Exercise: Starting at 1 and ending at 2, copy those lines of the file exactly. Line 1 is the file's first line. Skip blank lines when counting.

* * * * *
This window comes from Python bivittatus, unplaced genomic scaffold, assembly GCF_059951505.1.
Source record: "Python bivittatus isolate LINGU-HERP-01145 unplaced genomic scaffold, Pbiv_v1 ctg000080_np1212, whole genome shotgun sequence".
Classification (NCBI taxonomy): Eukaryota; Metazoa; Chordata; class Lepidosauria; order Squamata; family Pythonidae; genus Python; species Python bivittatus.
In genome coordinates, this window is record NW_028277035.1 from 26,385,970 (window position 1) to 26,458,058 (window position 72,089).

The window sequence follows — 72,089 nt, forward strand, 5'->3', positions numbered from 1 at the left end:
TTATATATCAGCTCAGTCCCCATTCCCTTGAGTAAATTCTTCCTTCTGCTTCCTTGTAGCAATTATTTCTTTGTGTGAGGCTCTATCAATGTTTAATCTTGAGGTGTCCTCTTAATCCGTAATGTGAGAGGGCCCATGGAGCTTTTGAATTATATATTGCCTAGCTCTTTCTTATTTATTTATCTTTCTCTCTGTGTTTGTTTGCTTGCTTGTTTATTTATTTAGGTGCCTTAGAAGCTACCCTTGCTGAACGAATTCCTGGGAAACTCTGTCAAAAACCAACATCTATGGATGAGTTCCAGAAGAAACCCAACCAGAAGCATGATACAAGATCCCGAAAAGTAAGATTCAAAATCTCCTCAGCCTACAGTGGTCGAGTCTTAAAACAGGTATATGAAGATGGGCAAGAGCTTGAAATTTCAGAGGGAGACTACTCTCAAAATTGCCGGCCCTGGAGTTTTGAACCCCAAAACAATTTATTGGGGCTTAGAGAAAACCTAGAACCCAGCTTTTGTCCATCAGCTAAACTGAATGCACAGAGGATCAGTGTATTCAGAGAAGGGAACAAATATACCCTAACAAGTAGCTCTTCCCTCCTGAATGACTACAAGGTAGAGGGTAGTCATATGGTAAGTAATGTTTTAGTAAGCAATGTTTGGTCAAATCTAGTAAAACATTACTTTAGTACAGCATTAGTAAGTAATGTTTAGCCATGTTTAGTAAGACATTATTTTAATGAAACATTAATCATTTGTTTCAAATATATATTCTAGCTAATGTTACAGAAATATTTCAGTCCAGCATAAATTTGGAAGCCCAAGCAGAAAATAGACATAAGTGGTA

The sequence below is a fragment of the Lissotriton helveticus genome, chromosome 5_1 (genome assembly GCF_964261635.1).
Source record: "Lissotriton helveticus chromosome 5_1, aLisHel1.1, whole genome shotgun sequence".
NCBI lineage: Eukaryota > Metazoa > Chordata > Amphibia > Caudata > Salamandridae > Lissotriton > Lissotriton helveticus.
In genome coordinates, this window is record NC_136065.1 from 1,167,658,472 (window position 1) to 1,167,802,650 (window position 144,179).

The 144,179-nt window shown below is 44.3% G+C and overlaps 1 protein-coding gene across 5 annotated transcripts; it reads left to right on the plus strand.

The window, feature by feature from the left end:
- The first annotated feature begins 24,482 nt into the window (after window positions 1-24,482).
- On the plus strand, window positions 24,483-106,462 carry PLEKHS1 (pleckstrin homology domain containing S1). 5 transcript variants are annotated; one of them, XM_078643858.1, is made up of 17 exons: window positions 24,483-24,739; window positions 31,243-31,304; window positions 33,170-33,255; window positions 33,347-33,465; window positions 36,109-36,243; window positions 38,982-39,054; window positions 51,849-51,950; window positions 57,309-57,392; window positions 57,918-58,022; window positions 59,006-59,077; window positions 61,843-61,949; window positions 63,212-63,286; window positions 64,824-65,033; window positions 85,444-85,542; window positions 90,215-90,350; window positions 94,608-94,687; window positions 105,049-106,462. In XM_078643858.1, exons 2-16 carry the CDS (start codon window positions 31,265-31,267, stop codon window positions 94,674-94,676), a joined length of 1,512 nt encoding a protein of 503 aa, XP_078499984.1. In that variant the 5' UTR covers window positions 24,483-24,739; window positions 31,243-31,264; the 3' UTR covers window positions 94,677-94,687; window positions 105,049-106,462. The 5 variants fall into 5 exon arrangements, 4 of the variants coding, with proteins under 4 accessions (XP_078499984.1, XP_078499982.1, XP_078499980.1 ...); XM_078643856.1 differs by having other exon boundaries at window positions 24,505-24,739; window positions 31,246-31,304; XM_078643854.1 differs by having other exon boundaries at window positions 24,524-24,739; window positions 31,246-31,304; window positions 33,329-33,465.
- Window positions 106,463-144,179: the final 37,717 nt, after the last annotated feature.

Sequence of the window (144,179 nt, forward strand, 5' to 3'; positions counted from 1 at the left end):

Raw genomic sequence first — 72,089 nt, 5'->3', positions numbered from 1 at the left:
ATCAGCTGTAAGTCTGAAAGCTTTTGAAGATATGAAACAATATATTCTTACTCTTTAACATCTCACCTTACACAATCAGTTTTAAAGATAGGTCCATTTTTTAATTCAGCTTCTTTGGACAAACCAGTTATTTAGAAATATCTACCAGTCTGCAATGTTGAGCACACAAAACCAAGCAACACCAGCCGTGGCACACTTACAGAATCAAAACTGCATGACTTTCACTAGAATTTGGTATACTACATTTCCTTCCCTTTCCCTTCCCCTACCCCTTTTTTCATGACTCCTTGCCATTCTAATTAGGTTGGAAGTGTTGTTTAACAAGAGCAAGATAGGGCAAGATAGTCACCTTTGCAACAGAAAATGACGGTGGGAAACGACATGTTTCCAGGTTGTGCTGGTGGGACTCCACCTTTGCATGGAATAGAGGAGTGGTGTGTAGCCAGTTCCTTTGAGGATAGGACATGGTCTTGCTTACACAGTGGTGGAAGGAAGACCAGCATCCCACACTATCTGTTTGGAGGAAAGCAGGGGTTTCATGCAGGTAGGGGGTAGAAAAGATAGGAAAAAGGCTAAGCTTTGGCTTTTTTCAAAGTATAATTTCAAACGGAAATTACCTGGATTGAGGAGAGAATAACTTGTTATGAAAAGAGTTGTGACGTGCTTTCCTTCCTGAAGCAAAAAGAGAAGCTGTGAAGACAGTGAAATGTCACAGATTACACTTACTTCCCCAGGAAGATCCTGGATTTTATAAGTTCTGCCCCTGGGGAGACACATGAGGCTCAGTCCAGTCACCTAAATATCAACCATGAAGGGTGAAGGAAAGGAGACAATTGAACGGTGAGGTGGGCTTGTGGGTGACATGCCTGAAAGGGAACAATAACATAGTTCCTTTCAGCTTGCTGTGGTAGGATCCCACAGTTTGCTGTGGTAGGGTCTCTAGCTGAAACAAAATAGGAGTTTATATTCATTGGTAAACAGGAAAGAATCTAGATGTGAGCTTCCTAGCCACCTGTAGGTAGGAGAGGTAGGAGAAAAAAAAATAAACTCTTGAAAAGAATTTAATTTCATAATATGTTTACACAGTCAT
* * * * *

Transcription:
This window comes from Python bivittatus, unplaced genomic scaffold, assembly GCF_059951505.1.
Source record: "Python bivittatus isolate LINGU-HERP-01145 unplaced genomic scaffold, Pbiv_v1 ctg000080_np1212, whole genome shotgun sequence".